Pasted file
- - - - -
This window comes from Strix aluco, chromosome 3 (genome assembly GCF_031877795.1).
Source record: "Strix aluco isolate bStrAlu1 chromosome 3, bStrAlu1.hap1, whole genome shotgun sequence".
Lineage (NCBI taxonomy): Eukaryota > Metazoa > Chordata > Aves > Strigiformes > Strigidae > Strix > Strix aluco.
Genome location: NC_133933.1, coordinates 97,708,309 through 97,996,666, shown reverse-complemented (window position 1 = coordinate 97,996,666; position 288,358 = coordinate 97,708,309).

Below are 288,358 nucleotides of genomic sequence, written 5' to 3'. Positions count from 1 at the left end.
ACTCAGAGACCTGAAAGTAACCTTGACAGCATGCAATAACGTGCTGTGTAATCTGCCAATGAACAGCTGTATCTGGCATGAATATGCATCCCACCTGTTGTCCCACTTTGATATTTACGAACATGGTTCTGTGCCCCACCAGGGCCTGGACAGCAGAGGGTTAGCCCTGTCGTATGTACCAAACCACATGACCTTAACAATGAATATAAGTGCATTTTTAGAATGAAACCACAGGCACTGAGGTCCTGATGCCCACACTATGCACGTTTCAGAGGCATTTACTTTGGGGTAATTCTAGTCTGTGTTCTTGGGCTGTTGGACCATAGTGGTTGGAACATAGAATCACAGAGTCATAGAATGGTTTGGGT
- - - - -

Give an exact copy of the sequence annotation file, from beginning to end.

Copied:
This window comes from Strix aluco, chromosome 3 (genome assembly GCF_031877795.1).
Source record: "Strix aluco isolate bStrAlu1 chromosome 3, bStrAlu1.hap1, whole genome shotgun sequence".
Lineage (NCBI taxonomy): Eukaryota > Metazoa > Chordata > Aves > Strigiformes > Strigidae > Strix > Strix aluco.
Genome location: NC_133933.1, coordinates 97,708,309 through 97,996,666, shown reverse-complemented (window position 1 = coordinate 97,996,666; position 288,358 = coordinate 97,708,309).

Below are 288,358 nucleotides of genomic sequence, written 5' to 3'. Positions count from 1 at the left end.
ACTCAGAGACCTGAAAGTAACCTTGACAGCATGCAATAACGTGCTGTGTAATCTGCCAATGAACAGCTGTATCTGGCATGAATATGCATCCCACCTGTTGTCCCACTTTGATATTTACGAACATGGTTCTGTGCCCCACCAGGGCCTGGACAGCAGAGGGTTAGCCCTGTCGTATGTACCAAACCACATGACCTTAACAATGAATATAAGTGCATTTTTAGAATGAAACCACAGGCACTGAGGTCCTGATGCCCACACTATGCACGTTTCAGAGGCATTTACTTTGGGGTAATTCTAGTCTGTGTTCTTGGGCTGTTGGACCATAGTGGTTGGAACATAGAATCACAGAGTCATAGAATGGTTTGGGT